Behula Lakshindar’s Bride Chamber in Bogura still enchants visitors

EMDADUL HAQUE | Published: September 08, 2019 21:25:34

Behula Lakshindar’s Bride Chamber

BOGURA, Sept 08: Behula Lakshindar's Bride Chamber or Gokul Medh at the village Gokul, 11 kilometres off Bogura town, still appears to be an archeological site of great importance to the visitors, with the mysterious hallmarks it has borne ever historically. 

The archeological structure was built around the 8th century to the 12th century when Lakshindar had married Behula and made the bride chamber.

He was cursed by goddess that he will die of snakebite on the first day of his marriage.

So he made bride chamber with concrete so that no insect could enter the room let alone snake.

The artiste who made the bride camber saw snakes everywhere in his room after completing the construction work.


He had saw a dream that if he could not make the way of entering the bride chamber, he would die of snakebite. Later, he made the way of snakes entering way and snake bit Lakshindar.

Due to its attractive sight, tourists from both home and abroad are crowding there increasingly to see the historical place.

College student Bablu Ahmed who came from Bagherhat said he has heard the story of the Behula Lakshindar Bride Chamber from his grandfather.

So, he visits the place on Sunday to observe the exquisite beauty of the historical place, he added.

Shahanaj Parvin, a student of Rajshahi University, said she visits Gokul Medh on Sunday with her two friends as the place bears mythological features.

She also said, "Relics of the Buddhist Bihar don't attract me at all."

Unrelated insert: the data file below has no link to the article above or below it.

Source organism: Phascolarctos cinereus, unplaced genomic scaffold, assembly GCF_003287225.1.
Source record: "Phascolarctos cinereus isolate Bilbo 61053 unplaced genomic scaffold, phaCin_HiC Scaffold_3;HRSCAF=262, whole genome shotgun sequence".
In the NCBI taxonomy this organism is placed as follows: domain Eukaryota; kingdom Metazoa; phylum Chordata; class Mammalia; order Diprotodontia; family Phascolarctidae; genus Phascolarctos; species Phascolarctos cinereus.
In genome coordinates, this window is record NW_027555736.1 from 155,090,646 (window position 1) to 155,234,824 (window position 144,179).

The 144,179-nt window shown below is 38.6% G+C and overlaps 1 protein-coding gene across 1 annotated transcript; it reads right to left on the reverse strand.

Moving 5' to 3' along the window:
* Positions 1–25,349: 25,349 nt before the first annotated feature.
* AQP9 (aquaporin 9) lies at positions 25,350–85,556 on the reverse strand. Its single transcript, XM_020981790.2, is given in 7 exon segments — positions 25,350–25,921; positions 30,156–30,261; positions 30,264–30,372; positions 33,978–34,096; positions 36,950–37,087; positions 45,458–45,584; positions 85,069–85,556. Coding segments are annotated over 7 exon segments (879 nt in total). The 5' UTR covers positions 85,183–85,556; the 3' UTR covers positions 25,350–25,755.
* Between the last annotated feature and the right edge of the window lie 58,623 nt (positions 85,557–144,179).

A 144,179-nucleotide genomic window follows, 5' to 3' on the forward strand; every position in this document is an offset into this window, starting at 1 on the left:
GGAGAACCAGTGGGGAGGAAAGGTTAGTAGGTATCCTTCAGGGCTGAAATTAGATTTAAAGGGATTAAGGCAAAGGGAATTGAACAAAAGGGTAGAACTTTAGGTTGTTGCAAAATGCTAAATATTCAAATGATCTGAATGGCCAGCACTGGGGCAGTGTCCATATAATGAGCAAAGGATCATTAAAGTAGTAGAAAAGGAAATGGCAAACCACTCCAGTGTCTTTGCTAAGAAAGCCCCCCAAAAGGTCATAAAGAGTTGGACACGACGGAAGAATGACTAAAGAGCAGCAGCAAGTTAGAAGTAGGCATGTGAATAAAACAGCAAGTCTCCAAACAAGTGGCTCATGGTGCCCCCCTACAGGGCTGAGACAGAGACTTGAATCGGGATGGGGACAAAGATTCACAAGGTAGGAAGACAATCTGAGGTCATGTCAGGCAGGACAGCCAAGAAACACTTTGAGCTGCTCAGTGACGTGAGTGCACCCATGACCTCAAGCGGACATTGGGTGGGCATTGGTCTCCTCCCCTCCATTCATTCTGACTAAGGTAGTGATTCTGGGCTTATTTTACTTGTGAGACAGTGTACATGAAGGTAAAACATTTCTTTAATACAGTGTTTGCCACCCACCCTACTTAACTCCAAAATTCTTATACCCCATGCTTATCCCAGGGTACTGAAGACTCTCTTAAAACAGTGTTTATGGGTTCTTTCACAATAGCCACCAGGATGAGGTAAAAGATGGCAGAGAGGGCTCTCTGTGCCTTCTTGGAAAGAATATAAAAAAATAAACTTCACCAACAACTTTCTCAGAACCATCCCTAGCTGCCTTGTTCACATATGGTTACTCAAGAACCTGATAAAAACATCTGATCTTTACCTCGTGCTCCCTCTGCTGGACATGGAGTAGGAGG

A tourist, Arun Kumar Chakraborty, said, "I have heard from my father that Lakshindar got married with Behula 1100 years back and made a bride chamber at the place. He was cursed by goddess that he will die of snakebite on the first day of his marriage."

According to the Department of Archeology, the structure was built around the 8th century to the 12th century during the regime of the Buddhist rulers.

The attribution is a Boudhomoth built by Devpal. They used to pray to the god and goddesses for getting rid of agony.

Later, the place was used as Shib temple in the eleventh century for the people of Hindu religion. They also used the place as their worship place for a longtime.

From 1934 to 1936, the British government discovered Behula Lakshindar's Bride Chamber on a 13 feet high place.

Some 172 rooms and a 3.88 square round well were also discovered after digging the place.

They discovered a gold leaf with a portrait of a bull with a small stone fragment of many holes.

An aged man, Amzad Hossain, at Gokul village said the monument the Buddhist relegation centre was discovered in the British period.

Before discovering the historical place, it was a relic bush and covered with extraordinary round the year.

The government is also earning huge revenue from the spot every year as average 500 tourists from different counties of the world including Bangladesh visit it every day.

The authorities earn Tk 10,000 from selling tickets every day.

They are also taking measures to attract tourists providing them with modern facilities.

The authorities have fixed Tk five for children, Tk 20 for males and females, Tk 100 for inhabitants of the sub-continents and Tk 200 for the rest of the country as entry fees.

Around 0.13 million people have visited the spot since 2017, some 0.15 million people have visited it since 2018 and an estimated 0.16 million people will visit it this year.

Booking manager Asaduzzaman said he joined here three years back and saw the condition of tourists' attendance was not noticeable but they were keeping busy providing tickets round the clock.

Deputy Commissioner (DC) Foyez Ahmad said, "I have talked with the secretary of the cultural ministry to ensure easy movement of visits in Gokul Medh." "It is a establishment which brings revenue for the development of the country," he added.


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